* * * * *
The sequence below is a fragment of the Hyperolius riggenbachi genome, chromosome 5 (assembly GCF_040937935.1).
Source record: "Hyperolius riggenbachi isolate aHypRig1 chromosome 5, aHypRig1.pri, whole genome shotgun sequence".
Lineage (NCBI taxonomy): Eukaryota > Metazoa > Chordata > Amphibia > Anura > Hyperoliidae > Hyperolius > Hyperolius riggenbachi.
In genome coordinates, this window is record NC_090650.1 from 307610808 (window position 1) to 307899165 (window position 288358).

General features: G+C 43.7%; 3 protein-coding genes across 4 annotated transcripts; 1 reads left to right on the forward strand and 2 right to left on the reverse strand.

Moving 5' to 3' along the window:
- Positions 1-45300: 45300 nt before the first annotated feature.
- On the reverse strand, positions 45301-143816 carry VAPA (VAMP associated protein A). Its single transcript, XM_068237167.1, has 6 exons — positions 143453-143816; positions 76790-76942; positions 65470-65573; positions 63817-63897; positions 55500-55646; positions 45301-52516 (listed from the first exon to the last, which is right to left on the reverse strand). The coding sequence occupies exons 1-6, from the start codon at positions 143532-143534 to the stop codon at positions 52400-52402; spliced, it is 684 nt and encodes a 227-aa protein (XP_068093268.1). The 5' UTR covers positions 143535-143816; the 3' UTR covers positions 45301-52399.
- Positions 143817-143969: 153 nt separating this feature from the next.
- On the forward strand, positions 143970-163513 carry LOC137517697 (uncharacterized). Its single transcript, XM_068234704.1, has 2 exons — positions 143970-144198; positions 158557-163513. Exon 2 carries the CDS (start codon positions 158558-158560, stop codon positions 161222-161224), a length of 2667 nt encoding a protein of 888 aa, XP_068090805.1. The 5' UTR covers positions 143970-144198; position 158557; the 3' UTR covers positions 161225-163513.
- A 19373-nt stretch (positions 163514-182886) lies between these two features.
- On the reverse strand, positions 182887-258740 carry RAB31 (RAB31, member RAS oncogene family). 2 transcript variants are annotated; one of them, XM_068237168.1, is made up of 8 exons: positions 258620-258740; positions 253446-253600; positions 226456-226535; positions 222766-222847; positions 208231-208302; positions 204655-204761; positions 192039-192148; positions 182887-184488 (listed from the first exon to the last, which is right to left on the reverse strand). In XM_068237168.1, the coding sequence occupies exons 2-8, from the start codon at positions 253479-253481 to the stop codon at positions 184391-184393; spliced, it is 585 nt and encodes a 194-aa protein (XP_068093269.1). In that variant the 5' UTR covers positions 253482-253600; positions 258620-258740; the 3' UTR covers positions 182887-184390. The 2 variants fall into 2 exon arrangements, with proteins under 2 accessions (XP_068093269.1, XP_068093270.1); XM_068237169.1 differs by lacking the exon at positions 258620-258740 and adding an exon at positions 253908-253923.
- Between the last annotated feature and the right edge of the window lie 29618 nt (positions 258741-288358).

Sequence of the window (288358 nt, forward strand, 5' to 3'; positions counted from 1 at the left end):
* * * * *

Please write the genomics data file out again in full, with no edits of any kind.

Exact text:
The sequence below is a fragment of the Hyperolius riggenbachi genome, chromosome 5 (assembly GCF_040937935.1).
Source record: "Hyperolius riggenbachi isolate aHypRig1 chromosome 5, aHypRig1.pri, whole genome shotgun sequence".
Lineage (NCBI taxonomy): Eukaryota > Metazoa > Chordata > Amphibia > Anura > Hyperoliidae > Hyperolius > Hyperolius riggenbachi.
In genome coordinates, this window is record NC_090650.1 from 307610808 (window position 1) to 307899165 (window position 288358).

General features: G+C 43.7%; 3 protein-coding genes across 4 annotated transcripts; 1 reads left to right on the forward strand and 2 right to left on the reverse strand.

Moving 5' to 3' along the window:
- Positions 1-45300: 45300 nt before the first annotated feature.
- On the reverse strand, positions 45301-143816 carry VAPA (VAMP associated protein A). Its single transcript, XM_068237167.1, has 6 exons — positions 143453-143816; positions 76790-76942; positions 65470-65573; positions 63817-63897; positions 55500-55646; positions 45301-52516 (listed from the first exon to the last, which is right to left on the reverse strand). The coding sequence occupies exons 1-6, from the start codon at positions 143532-143534 to the stop codon at positions 52400-52402; spliced, it is 684 nt and encodes a 227-aa protein (XP_068093268.1). The 5' UTR covers positions 143535-143816; the 3' UTR covers positions 45301-52399.
- Positions 143817-143969: 153 nt separating this feature from the next.
- On the forward strand, positions 143970-163513 carry LOC137517697 (uncharacterized). Its single transcript, XM_068234704.1, has 2 exons — positions 143970-144198; positions 158557-163513. Exon 2 carries the CDS (start codon positions 158558-158560, stop codon positions 161222-161224), a length of 2667 nt encoding a protein of 888 aa, XP_068090805.1. The 5' UTR covers positions 143970-144198; position 158557; the 3' UTR covers positions 161225-163513.
- A 19373-nt stretch (positions 163514-182886) lies between these two features.
- On the reverse strand, positions 182887-258740 carry RAB31 (RAB31, member RAS oncogene family). 2 transcript variants are annotated; one of them, XM_068237168.1, is made up of 8 exons: positions 258620-258740; positions 253446-253600; positions 226456-226535; positions 222766-222847; positions 208231-208302; positions 204655-204761; positions 192039-192148; positions 182887-184488 (listed from the first exon to the last, which is right to left on the reverse strand). In XM_068237168.1, the coding sequence occupies exons 2-8, from the start codon at positions 253479-253481 to the stop codon at positions 184391-184393; spliced, it is 585 nt and encodes a 194-aa protein (XP_068093269.1). In that variant the 5' UTR covers positions 253482-253600; positions 258620-258740; the 3' UTR covers positions 182887-184390. The 2 variants fall into 2 exon arrangements, with proteins under 2 accessions (XP_068093269.1, XP_068093270.1); XM_068237169.1 differs by lacking the exon at positions 258620-258740 and adding an exon at positions 253908-253923.
- Between the last annotated feature and the right edge of the window lie 29618 nt (positions 258741-288358).

Sequence of the window (288358 nt, forward strand, 5' to 3'; positions counted from 1 at the left end):